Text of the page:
On Saturday, South Sudan becomes the world's newest country and Africa's 54th state, a process that follows 50 years of bloodshed. Renewed violence on its borders has shaken hopes of a peaceful transition to nationhood, but the fledgling country is not a failed state in waiting, analysts and senior figures in the reconstruction effort told CNBC.com.

  • With civil unrest spreading from the Middle East to other countries around the world with the help of social networking, it seems that no authoritarian ruler is safe. With this in mind, the question is who's next? The sudden disintegration of the multi-decade rule of leaders like Hosni Mubarak suggests that other long-standing dictators could go.Although Venezuela's Hugo Chavez and North Korea's Kim Jong Il draw the world's attention, the list of rulers considered to be dictators is a long one.A

    So, which dictators have been in power the longest and how have their economies fared under their rule? Find out!

  • A woman leaves a branch of Barclays Bank in central London, Monday, April 23, 2007. ABN Amro NV and Barclays PLC announced Monday they have agreed to merge, in the largest cross-border combination in European banking history. (AP Photo/Sang Tan)

    Barclays has agreed to pay $298 million over criminal allegations that it illegally engaged in financial transactions with banks in Cuba, Iran, Libya, Sudan and Burma, the Justice Department disclosed in court papers filed Monday.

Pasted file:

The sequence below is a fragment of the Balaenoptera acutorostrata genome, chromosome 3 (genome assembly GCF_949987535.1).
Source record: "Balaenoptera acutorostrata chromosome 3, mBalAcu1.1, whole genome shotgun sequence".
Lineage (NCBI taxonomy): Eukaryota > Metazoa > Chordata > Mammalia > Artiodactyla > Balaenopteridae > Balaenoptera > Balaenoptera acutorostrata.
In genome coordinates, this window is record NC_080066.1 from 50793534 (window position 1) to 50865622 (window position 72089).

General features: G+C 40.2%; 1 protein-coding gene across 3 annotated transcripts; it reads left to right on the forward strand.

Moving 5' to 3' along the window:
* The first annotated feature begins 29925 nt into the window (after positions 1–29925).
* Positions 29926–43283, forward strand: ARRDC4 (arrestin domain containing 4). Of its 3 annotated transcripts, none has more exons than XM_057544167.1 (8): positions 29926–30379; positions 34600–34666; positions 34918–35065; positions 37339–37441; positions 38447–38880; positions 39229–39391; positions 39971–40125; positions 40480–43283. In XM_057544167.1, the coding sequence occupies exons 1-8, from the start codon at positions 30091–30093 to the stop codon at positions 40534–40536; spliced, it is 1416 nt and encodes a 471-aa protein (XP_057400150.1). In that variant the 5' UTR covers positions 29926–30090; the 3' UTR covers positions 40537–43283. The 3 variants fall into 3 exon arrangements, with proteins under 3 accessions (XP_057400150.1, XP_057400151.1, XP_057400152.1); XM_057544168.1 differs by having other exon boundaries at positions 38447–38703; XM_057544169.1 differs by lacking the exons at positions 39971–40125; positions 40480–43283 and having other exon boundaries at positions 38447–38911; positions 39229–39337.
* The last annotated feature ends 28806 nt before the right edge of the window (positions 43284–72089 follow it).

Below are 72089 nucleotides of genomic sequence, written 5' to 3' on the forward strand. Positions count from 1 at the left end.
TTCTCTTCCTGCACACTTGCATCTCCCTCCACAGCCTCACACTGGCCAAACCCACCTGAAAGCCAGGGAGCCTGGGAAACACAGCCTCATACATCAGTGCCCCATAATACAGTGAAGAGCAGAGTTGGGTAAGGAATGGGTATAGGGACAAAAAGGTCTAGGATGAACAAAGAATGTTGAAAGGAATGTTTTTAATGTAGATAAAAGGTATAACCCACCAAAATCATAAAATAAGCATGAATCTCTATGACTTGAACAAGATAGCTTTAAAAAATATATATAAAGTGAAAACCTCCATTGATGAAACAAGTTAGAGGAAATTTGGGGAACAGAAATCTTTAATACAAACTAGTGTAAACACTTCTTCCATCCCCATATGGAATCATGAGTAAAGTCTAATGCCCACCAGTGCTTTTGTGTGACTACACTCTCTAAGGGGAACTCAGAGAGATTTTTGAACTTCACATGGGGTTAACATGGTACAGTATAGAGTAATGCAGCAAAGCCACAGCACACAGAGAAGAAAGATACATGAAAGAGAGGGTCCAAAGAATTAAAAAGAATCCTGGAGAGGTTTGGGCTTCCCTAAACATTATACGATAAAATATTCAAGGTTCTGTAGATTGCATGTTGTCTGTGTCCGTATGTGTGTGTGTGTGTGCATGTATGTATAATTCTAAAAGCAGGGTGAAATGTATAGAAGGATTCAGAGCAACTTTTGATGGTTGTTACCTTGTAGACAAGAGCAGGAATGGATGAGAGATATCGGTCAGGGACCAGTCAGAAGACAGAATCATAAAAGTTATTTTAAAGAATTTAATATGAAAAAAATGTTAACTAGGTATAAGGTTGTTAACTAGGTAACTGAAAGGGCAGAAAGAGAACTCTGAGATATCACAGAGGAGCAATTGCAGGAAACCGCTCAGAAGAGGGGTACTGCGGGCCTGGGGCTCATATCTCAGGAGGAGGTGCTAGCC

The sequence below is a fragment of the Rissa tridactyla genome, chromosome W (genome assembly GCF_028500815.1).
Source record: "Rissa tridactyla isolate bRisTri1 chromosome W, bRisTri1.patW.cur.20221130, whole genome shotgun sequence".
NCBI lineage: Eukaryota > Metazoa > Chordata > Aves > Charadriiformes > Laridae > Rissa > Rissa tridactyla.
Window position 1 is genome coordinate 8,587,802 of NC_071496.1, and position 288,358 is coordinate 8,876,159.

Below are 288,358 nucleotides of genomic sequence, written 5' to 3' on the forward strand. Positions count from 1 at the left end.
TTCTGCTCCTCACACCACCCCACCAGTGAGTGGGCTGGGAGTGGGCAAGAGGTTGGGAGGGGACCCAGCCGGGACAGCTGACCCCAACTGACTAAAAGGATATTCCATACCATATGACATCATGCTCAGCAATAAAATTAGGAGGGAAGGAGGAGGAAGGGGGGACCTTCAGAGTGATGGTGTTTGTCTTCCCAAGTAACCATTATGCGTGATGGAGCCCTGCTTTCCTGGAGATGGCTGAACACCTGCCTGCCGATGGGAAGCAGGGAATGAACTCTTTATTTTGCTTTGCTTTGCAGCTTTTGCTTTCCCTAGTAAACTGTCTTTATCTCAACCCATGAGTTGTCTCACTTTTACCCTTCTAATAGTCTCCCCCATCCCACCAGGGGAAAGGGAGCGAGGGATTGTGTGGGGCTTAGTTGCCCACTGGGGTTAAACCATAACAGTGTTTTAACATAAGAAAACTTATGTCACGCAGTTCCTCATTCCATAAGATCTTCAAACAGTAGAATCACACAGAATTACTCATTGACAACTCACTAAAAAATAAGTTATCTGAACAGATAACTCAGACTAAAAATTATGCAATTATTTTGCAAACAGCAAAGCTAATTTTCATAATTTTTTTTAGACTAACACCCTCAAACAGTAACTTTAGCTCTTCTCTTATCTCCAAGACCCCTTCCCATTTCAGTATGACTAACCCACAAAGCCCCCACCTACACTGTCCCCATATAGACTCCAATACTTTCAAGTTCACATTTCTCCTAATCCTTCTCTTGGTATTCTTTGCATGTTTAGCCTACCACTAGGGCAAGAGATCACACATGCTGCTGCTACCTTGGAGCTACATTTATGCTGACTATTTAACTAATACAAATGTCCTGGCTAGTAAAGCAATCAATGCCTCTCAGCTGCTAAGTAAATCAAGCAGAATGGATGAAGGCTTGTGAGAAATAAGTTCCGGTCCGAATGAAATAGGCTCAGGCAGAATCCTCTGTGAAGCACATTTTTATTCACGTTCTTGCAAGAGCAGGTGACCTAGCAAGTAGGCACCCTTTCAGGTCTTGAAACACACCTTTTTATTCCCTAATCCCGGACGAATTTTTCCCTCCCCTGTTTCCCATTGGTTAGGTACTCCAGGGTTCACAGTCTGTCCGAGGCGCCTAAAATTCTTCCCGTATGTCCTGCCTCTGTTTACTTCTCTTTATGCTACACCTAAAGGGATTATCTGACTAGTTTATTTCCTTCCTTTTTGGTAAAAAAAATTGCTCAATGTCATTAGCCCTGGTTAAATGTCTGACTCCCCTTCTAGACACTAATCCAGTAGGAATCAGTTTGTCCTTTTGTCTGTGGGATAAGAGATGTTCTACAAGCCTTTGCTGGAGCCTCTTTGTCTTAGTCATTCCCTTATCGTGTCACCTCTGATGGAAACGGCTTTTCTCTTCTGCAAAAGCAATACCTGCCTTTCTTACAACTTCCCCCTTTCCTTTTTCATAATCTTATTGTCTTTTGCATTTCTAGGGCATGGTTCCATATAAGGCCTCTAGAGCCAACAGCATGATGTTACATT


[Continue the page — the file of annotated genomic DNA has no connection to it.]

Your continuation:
• Airplane

    The EU banned all airlines from the Philippines and Sudan from flying into the region’s airports Tuesday, citing “serious safety deficiencies” found by the UN and U.S. aviation authorities, the New York Times reports.

  • While the Save Darfur Coalition mildly "applauded" Berkshire Hathaway's PetroChina sales, even if they weren't driven by human-rights concerns, another group that's been urging Warren Buffett to divest is more direct in its criticism.

  • A group that's been urging Warren Buffett to divest Berkshire Hathaway's PetroChina holdings is "applauding" today, even if it might not like Buffett's stated reason for selling the entire stake.

  • The Wall Street Journal's widely followed Heard on the Street column today focuses on Warren Buffett's big PetroChina sales in recent weeks, even as the stock has rallied to new highs. It neatly recaps the question we've been asking here at WBW: Is Buffett selling because he thinks PetroChina has become overvalued after an enormous run-up or is he selling in response to human-rights activists who see divestment as a way to pressure China over its ties to Sudan, which is accused of supporting mass killings in Darfur?

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    Warren Buffett may be making big cuts in his PetroChina holdings, but another very well-known international investor is sticking with the big Chinese energy company.  Mark Mobius says just because Buffett is selling, don't assume the stock is going lower.  Indeed, Buffett may have something very different in mind.

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    The PetroChina selling continues and continues to accelerate at Warren Buffett's Berkshire Hathaway.  In a filing with the SEC made public just moments ago, Berkshire reveals that as of September 30 its controversial stake in the Chinese energy company had dropped to just 3.1%. That follows a flurry of selling in September that brought the holdings from from just under 10% when the month started.